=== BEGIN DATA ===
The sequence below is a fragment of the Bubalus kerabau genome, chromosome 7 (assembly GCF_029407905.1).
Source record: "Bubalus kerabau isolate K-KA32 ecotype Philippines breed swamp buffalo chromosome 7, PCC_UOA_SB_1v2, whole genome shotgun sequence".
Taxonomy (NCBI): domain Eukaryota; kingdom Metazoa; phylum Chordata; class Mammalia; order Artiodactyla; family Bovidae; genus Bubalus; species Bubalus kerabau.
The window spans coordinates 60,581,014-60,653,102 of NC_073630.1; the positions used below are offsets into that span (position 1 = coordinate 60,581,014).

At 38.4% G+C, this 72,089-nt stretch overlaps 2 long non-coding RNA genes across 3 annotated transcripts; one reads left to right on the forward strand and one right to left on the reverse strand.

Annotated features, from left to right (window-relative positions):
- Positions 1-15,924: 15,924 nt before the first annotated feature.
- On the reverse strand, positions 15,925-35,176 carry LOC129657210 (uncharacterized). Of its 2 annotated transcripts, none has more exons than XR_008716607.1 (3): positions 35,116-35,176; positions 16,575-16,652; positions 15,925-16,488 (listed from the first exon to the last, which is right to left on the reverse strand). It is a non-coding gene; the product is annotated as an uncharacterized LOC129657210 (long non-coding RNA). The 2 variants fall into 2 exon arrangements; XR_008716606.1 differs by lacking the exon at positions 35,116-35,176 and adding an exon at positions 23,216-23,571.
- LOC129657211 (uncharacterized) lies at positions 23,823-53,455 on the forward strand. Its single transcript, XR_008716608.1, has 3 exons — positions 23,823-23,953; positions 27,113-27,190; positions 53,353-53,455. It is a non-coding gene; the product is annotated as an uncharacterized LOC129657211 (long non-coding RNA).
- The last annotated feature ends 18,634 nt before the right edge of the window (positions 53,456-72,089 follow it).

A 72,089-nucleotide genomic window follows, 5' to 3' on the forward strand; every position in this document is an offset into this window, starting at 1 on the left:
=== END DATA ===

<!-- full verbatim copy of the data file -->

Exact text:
The sequence below is a fragment of the Bubalus kerabau genome, chromosome 7 (assembly GCF_029407905.1).
Source record: "Bubalus kerabau isolate K-KA32 ecotype Philippines breed swamp buffalo chromosome 7, PCC_UOA_SB_1v2, whole genome shotgun sequence".
Taxonomy (NCBI): domain Eukaryota; kingdom Metazoa; phylum Chordata; class Mammalia; order Artiodactyla; family Bovidae; genus Bubalus; species Bubalus kerabau.
The window spans coordinates 60,581,014-60,653,102 of NC_073630.1; the positions used below are offsets into that span (position 1 = coordinate 60,581,014).

At 38.4% G+C, this 72,089-nt stretch overlaps 2 long non-coding RNA genes across 3 annotated transcripts; one reads left to right on the forward strand and one right to left on the reverse strand.

Annotated features, from left to right (window-relative positions):
- Positions 1-15,924: 15,924 nt before the first annotated feature.
- On the reverse strand, positions 15,925-35,176 carry LOC129657210 (uncharacterized). Of its 2 annotated transcripts, none has more exons than XR_008716607.1 (3): positions 35,116-35,176; positions 16,575-16,652; positions 15,925-16,488 (listed from the first exon to the last, which is right to left on the reverse strand). It is a non-coding gene; the product is annotated as an uncharacterized LOC129657210 (long non-coding RNA). The 2 variants fall into 2 exon arrangements; XR_008716606.1 differs by lacking the exon at positions 35,116-35,176 and adding an exon at positions 23,216-23,571.
- LOC129657211 (uncharacterized) lies at positions 23,823-53,455 on the forward strand. Its single transcript, XR_008716608.1, has 3 exons — positions 23,823-23,953; positions 27,113-27,190; positions 53,353-53,455. It is a non-coding gene; the product is annotated as an uncharacterized LOC129657211 (long non-coding RNA).
- The last annotated feature ends 18,634 nt before the right edge of the window (positions 53,456-72,089 follow it).

A 72,089-nucleotide genomic window follows, 5' to 3' on the forward strand; every position in this document is an offset into this window, starting at 1 on the left: